Okay, I've been slacking a little bit, so here's two weeks worth of viewing pleasure (and, in some cases, displeasure).
About a dozen people walked out of this screening, all within the first two to ten minutes or so. I’m not sure what they were expecting, but I found it was a beautifully shot, poetic portrayal of the lives of the residents of
This scripted movie succeeds in its attempt to mimic an off-the-cuff diary entry. The character decides to film himself, thinking that by observing the patterns occurring in his life, he will come to some greater understanding of their meaning—of course, it doesn’t really turn out that way, and he ends up scaring off his girlfriend, Penny, in the process. This is an interesting study on the way people react to being filmed: Penny is upset and disturbed by David’s project, while others don’t seem to mind, playing up for the camera. (One of David’s colleagues delivers a monologue stating that one cannot truly film “real life,” for the moment a camera is detected, people stop acting naturally—I would tend to agree.) It features some particularly innovative technical effects (especially considering the year it was made), such as a sped up montage of images from David’s evening TV viewing, and voiceovers accompanying photobooth pictures.
Factotum, Bent Hamer, 2005
I think this film captures Bukowski’s novels more successfully than Barfly—I always pictured Hank to be more gruff and bitter than Mickey Rourke’s dreamy, romantic interpretation—but it’s still not quite right. For one, Matt Dillon’s not ugly enough—he needs to bulk up a bit, stop washing and styling his hair, and for God’s sakes, get some acne scars. Now that I think about it, the whole movie’s not ugly enough; it’s too attractively shot to capture the necessary squalor and hopelessness.
The Player, Robert Altman, 1992
It seems wholly appropriate that Altman, whom the movie industry made its crowned king in the 70s, then abandoned in the 80s, marked his triumphant return in the 90s with a satire on
The magnitude of hatred that the general viewing audience seems to feel for this film really made me want to like it. While I didn’t find it offensive, I wasn’t exactly impressed with it either. Basically, a man drives around for 80 minutes, then gets a blow job. (Actually, he gets an imaginary blow job.) There were a few nice touches, like the bug-splattered windshield glinting in the sun, but otherwise, this was a little too slow-paced, even for me (it was so quiet at times that I got distracted and actually forgot I was watching a movie). Moreover, the “surprise twist” at the end is pretty groan-inducing.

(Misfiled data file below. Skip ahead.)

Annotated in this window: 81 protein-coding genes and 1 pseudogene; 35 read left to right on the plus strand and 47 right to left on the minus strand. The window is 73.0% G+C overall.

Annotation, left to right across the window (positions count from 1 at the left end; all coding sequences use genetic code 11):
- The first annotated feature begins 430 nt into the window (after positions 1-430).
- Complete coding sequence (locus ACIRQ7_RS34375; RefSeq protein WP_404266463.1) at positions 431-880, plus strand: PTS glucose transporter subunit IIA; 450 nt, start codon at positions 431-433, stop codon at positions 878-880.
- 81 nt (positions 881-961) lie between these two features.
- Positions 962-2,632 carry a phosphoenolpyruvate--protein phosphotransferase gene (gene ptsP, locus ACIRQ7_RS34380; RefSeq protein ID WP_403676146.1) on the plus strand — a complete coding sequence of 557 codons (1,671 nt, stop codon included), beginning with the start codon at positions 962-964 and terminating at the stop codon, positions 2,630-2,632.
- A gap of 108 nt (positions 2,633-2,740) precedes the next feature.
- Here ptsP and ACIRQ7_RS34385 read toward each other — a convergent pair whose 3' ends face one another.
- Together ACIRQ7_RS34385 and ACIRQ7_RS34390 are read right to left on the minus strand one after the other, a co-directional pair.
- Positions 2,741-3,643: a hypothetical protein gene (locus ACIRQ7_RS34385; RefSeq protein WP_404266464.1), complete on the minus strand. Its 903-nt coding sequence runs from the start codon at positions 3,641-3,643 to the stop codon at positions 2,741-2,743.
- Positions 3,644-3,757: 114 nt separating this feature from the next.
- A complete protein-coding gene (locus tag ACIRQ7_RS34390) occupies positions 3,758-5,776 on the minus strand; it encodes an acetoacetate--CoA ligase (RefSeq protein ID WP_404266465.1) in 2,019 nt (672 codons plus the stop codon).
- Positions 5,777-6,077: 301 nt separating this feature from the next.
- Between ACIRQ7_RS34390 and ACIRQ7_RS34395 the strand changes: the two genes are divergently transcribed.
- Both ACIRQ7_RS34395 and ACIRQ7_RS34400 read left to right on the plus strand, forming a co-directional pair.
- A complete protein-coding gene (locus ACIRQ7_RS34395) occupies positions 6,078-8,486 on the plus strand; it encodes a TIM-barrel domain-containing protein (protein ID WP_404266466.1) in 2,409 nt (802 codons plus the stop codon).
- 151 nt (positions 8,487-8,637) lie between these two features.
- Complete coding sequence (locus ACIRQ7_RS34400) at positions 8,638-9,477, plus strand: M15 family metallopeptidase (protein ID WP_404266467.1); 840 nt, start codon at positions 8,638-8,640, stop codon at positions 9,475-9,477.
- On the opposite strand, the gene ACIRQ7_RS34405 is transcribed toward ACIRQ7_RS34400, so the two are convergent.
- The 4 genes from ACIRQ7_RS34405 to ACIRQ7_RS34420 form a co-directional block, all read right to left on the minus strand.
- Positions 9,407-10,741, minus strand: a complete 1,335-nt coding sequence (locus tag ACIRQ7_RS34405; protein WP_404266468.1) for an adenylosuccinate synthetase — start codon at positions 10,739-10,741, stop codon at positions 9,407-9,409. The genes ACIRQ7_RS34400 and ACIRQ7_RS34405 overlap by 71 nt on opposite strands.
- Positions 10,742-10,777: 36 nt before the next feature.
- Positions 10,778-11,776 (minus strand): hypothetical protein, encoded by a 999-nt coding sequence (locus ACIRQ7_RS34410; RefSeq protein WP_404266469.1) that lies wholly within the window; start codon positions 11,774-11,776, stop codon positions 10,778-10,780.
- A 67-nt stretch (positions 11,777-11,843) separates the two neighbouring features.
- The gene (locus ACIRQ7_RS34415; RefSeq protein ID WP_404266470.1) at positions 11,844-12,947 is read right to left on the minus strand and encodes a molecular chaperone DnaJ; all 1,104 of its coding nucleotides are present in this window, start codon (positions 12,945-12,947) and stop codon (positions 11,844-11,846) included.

Death and the Maiden, Roman Polanski, 1994
This is, supposedly, the third film in a loosely linked trilogy, starting with Knife in the Water (1962) and Cul-de-sac (1966). But considering it was made 30 years after the other films in the set, it seems like Polanski simply realized that the theme was vaguely similar to two of his earlier films, and there you have it: now part of a trilogy!
That said, Death and the Maiden is a relatively suspenseful film, surprising at times, though I prefer Polanski’s earlier stuff. (Then again, I tend to say that about everything, so what do I know?) Also, much of Sigourney Weaver’s acting feels kind of stiff—when she delivers longer monologues it clearly sounds like Acting with a capital A, which I don’t imagine is the desired effect.
A coming-of-age story about a family of self-described nomadic “freaks,” who move in the middle of the night from one shitty apartment complex after the other, all within Beverly Hills (“for the school district!” their father insists). It’s somewhat typical, thematically (awkward teenager experiments with sex, doesn’t like her breasts, is embarrassed of her family, lacks a stable maternal role model, etc.), though the actual details (pot-smoking older brother singing show tunes in his undies, pot-dealing neighbor/devirginizer who seems to have an endless supply of Charles Manson T-shirts, etc.) are more on the atypical side, and make for some entertaining, comedic scenes. The 1970s period detail is spot-on, from the mustard-colored shag carpeting (I swear my grandparents had the same one) to Vivian’s standard outfit of tube socks and cut-offs.